2015 Volkswagen GTI: Missing the Extra Half-Step
by Kurt Niebuhr, Photo Editor on October 12, 2015
When it comes to performance cars and hot hatches like our 2015 VW GTI, most manufacturers leave a little something on the table. And while that can leave the true enthusiasts whining and wanting for a more complete package, something that caters to their very narrow needs, it ensures most cars leave the factory with a good degree of compromise — something for everyone.
But there's always a room for improvement. There's always a half-step closer platform nirvana. Some manufacturers offer limited-run versions of their performance cars with more power, less suspension travel and a street credibility on the internet. Some offer in-house performance upgrades. These parts might have been cast off during the final vetting process as a half-step too far, but still well-sorted enough to sell as a package. It's automotive DLC.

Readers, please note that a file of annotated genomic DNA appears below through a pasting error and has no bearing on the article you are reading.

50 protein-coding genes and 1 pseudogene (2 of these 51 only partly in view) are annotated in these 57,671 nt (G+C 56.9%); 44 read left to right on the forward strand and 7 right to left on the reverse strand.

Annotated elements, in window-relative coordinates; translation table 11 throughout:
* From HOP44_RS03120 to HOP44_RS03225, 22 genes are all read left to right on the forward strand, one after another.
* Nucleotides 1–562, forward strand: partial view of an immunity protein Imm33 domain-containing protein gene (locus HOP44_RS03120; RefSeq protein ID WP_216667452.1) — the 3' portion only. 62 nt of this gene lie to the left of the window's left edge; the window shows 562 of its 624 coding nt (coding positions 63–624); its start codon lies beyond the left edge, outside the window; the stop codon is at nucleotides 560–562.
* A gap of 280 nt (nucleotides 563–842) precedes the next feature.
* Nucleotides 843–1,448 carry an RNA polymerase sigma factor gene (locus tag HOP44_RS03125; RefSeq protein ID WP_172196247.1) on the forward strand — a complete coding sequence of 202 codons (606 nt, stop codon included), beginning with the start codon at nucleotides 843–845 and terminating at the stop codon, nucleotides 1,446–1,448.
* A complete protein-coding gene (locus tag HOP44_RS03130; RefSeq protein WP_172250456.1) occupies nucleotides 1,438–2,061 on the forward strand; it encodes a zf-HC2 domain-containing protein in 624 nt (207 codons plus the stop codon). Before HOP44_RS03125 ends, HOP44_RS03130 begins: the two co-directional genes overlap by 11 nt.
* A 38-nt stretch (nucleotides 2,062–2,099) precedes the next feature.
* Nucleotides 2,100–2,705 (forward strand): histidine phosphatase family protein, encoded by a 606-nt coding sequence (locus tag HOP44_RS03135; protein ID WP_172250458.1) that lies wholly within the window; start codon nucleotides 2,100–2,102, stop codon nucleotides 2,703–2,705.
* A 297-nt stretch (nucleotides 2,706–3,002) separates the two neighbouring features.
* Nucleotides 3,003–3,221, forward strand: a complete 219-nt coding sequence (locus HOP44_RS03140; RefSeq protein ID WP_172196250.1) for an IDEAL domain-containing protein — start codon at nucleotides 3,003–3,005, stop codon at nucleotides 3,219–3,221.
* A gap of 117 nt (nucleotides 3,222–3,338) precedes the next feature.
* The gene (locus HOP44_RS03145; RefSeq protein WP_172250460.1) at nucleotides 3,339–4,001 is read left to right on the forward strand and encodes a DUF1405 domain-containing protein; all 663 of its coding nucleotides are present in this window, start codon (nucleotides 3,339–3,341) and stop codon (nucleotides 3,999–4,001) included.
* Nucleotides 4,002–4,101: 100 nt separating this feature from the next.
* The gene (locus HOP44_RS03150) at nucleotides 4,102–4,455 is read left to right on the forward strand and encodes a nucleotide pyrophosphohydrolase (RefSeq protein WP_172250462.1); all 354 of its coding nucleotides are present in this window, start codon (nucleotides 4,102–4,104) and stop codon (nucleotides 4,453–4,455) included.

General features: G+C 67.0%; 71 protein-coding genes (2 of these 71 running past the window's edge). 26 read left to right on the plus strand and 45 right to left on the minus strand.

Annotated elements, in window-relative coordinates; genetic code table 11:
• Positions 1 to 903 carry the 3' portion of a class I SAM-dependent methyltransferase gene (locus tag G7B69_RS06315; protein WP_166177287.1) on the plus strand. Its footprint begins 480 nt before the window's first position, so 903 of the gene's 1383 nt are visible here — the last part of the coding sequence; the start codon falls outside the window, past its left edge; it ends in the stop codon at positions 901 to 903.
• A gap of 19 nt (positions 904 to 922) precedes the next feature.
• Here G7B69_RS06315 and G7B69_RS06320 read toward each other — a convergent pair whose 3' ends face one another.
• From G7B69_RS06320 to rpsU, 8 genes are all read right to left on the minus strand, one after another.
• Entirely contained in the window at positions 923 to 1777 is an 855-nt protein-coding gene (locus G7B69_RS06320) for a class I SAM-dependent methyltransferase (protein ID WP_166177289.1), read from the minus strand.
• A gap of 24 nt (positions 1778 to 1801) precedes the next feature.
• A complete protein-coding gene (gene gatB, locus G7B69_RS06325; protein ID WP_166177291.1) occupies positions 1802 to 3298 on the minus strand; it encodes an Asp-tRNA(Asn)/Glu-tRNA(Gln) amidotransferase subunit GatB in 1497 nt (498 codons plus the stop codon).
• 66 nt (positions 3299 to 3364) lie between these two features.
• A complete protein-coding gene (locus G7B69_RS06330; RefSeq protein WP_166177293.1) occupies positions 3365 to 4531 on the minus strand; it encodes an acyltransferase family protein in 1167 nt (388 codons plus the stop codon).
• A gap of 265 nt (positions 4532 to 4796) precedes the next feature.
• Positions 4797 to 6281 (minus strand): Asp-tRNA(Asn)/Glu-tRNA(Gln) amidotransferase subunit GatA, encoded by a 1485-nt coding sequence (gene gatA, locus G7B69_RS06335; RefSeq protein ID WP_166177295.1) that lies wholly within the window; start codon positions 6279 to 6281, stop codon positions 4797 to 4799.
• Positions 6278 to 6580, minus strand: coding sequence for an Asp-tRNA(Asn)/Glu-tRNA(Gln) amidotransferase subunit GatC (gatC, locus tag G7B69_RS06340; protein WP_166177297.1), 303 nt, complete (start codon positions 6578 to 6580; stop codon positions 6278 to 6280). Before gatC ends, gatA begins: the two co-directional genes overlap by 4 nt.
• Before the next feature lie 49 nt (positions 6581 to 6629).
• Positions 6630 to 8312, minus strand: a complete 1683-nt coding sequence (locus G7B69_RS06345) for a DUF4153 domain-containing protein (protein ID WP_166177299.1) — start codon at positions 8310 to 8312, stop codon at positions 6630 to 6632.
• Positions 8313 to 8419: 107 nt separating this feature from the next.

These thoughts aren't particularly new ones to have about a GTI, but they are when you consider that I had them while ripping around in Focus ST.
To be fair, it wasn't just any Focus ST. The ST in question had a hatchload of trick parts from Mountune (lowering springs, a Quaife differential, a strut tower bar, a cat-back exhaust system, a new induction hose and a fresh engine calibration). It had better power delivery, sounded stronger, shifted a bit quicker, rode just fine and still packed its full factory warranty. And all that real world DLC only sets you back five grand.
How could I not think about our GTI? It standard trim, it's as capable as it is dull, a performance fleece in vehicle form and something engineered not to offend the people who accidentally bought the GTI instead of the TDI. In short, it's got at least a half-step left in it.
Just like Ford makes the RS, Volkswagen makes the Golf R. But VW does make a half-step for the GTI and it's all with in-house parts. It's called the Volkswagen GTI Clubsport and it's got more beans in the can, smart bodywork, wild seats, a sprinkling of suede to deliver a different look and feel to an already proven platform. Plus, it's built this way at the factory, so there's no need to take anything apart just to bolt on aftermarket parts.
That's the good news. The bad news? It's not available in the United States. Naturally.
But hey, maybe VW can use the empty space on the cargo ships once reserved by the TDIs that no one will be buying anymore and slip a few Clubsports into the States.
Kurt Niebuhr, Photo Editor